Repatriation is frequently discussed in edited collections, where chapters present distinct case studies from a range of locations, and with different kinds of items being the subject of the repatriation. Barkan and Bush 2002 and Fforde, et al. 2002 contain chapters considering human remains and sacred or ceremonial items. Greenfield 2013 and Nafziger and Nicgorski 2009 provide an overview focused on antiquities and cultural patrimony. Tythacott and Arvanitis 2010 considers both human remains and artifacts, though its authors all speak from a museum perspective. While edited volumes can have particular disciplinary leanings, most include some form of interdisciplinarity. A distinction within anthropological volumes, such as Fforde, et al. 2002 and Turnbull and Pickering 2010, is often the inclusion of Indigenous authors who have been active in shaping practices and thinking about repatriation and may or may not be university-based scholars and/or employees in museums or tribal repatriation offices. Earlier edited volumes, like Merryman 2006, tend to contain both chapters in favor of, and chapters against, repatriation as initial repatriation scholarship focused on the question of whether or not institutions should repatriate human remains and/or cultural property. The second phase of scholarship on repatriation, however, tends to focus more on how repatriation occurs, its meanings, and its impact (Turnbull and Pickering 2010). Whether repatriation should happen is no longer the dominant question in anthropology; instead, it is treated as something that is happening and thus as a set of contemporary cultural practices and corresponding values worth investigating and understanding (see also Repatriation as a Site of Ethnographic Research).

  • Barkan, Elazar, and Ronald Bush, eds. 2002. Claiming the stones/naming the bones: Cultural property and the negotiation of national and ethnic identity. Los Angeles: Getty.

    An open-access volume that covers multiple themes central to repatriation including property and commodification, nationalism and universalism, identity and belonging.

  • Fforde, Cressida, Jane Hubert, and Paul Turnbull, eds. 2002. The dead and their possessions: Repatriation in principle, policy and practice. London and New York: Routledge.

    Highlights the motivations and processes undertaken by people around the globe to repatriate their ancestors’ remains and associated items. Authors include Indigenous repatriation officers, museum staff, anthropologists, and archaeologists seeking to build understanding of why repatriation matters locally and globally.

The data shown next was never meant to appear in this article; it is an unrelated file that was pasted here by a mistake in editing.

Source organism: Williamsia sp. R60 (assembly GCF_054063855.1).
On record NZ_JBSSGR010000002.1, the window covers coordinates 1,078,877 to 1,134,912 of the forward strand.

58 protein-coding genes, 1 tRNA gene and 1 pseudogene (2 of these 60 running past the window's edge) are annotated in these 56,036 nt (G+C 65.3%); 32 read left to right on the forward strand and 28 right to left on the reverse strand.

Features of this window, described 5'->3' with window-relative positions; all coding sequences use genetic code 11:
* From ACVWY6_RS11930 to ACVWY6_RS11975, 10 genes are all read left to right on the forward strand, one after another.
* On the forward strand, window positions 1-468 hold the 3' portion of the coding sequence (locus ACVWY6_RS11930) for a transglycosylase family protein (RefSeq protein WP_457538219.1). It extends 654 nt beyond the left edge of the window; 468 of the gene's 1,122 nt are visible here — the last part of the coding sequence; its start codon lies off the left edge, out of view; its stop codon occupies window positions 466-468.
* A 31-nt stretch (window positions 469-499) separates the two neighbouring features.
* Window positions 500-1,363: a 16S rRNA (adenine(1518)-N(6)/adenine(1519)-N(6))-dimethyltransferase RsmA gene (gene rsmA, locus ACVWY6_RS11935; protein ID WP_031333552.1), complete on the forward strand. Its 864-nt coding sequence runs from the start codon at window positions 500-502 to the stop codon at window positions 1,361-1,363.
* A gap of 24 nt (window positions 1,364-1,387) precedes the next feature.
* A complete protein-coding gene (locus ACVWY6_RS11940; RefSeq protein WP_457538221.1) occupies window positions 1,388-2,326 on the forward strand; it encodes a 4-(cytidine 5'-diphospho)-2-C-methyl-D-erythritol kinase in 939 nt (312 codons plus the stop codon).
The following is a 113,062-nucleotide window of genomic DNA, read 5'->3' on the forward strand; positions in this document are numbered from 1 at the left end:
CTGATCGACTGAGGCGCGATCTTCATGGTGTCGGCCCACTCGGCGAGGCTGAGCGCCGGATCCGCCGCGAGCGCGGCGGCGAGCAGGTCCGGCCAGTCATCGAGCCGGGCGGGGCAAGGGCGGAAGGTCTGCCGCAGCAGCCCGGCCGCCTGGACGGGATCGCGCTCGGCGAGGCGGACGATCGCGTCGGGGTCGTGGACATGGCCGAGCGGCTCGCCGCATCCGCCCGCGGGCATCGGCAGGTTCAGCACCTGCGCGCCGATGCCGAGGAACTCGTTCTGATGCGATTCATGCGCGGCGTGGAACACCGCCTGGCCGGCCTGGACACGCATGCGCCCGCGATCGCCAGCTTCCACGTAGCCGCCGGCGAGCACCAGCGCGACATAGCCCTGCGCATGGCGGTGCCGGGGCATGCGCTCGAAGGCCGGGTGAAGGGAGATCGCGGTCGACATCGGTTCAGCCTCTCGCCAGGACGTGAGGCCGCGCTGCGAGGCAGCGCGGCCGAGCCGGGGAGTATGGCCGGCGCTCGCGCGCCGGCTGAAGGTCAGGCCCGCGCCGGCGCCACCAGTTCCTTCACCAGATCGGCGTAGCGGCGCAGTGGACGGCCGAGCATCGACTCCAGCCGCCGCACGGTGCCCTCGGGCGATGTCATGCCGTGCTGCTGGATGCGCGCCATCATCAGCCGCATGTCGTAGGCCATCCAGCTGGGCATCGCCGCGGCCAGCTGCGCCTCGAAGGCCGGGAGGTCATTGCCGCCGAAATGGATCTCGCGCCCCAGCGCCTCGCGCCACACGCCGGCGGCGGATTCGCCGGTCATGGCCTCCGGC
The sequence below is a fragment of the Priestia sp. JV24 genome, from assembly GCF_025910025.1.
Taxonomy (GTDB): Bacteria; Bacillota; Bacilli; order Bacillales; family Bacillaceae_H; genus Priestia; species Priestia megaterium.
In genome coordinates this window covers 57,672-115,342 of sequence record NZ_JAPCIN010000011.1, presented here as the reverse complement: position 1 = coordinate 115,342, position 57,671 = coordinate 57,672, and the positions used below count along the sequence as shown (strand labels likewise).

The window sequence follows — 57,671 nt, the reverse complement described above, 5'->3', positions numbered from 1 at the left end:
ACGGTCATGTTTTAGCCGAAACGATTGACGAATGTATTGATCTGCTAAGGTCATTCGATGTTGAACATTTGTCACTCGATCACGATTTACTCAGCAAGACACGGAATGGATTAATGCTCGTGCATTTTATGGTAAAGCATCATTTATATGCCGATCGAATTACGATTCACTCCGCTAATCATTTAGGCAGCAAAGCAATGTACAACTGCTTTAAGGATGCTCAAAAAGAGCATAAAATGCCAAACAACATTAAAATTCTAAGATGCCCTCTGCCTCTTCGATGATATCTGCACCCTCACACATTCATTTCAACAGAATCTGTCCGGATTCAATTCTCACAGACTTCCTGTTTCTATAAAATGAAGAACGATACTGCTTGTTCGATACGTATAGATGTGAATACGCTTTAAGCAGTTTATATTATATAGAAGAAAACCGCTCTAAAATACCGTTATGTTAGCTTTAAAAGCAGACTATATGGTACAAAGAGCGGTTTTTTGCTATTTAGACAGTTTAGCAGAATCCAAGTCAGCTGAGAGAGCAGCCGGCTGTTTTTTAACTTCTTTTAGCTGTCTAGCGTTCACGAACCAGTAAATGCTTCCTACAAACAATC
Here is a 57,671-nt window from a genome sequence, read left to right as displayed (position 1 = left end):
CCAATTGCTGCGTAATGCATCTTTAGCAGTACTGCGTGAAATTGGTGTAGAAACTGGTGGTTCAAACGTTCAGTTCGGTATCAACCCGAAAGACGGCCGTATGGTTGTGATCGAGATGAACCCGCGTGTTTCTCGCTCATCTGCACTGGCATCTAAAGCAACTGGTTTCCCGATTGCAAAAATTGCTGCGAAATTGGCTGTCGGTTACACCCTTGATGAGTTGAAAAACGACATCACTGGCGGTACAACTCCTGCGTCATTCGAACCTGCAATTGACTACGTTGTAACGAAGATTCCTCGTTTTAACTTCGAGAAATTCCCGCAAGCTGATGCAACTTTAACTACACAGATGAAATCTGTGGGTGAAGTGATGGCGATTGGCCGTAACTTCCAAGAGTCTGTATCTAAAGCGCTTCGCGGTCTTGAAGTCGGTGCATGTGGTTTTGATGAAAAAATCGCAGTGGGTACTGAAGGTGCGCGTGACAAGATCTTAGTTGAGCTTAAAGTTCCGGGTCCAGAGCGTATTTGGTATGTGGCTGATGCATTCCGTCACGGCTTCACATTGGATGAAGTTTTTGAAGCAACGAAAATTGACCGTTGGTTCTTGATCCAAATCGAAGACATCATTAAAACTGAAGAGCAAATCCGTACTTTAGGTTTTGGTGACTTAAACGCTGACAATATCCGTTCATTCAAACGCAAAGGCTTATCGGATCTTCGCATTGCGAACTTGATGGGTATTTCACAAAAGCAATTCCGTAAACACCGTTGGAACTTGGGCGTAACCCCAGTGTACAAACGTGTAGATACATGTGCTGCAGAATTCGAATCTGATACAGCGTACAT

• Greenfield, Jeanette. 2013. The return of cultural treasures. Cambridge, UK: Cambridge Univ. Press.

    In its third edition, and an early foundational text. Contains multiple cases, including significant representation of intra-European returns, with later chapters examining related issues such as looting, the black market, and international efforts to control cultural property.

  • Merryman, John Henry, ed. 2006. Imperialism, art and restitution. Cambridge, UK: Cambridge Univ. Press.

    Interdisciplinary collection of papers juxtaposing contrasting perspectives on the repatriation of the bust of Nefertiti and the Parthenon Marbles, while other contributions question historic and contemporary roles for museums in society. Contains the text of the Declaration on the Importance and Value of Universal Museums (cited under Reference Works: Guides, Reports, and Declarations).

  • Nafziger, James A. R., and Ann M. Nicgorski, eds. 2009. Cultural heritage issues: The legacy of conquest, colonization and commerce. Leiden, The Netherlands: Martinus Nijhoff.

    Three chapters directly address repatriation in North American and African contexts within the larger volume examining the complex and multiple contexts in which antiquities and cultural heritage circulate.

  • Turnbull, Paul, and Michael Pickering, eds. 2010. The long way home: The meaning and values of repatriation. New York: Berghahn.

    Legal, ethical, historical, and representational questions are pursued through case studies and analyses, largely in the context of Australia and the British Commonwealth.

  • Tythacott, Louise, and Kostas Arvanitis, eds. 2010. Museums and restitution: New practices, new approaches. London and New York: Routledge.

    Situated in cultural heritage and museum studies, discusses repatriation from perspectives internal to museums. Chapters revisit well-known topics (the Parthenon Marbles, the Native American Graves Protection and Repatriation Act [NAGPRA]) and introduce lesser-known cases (the artist Kazimir Malevich, Urker human remains).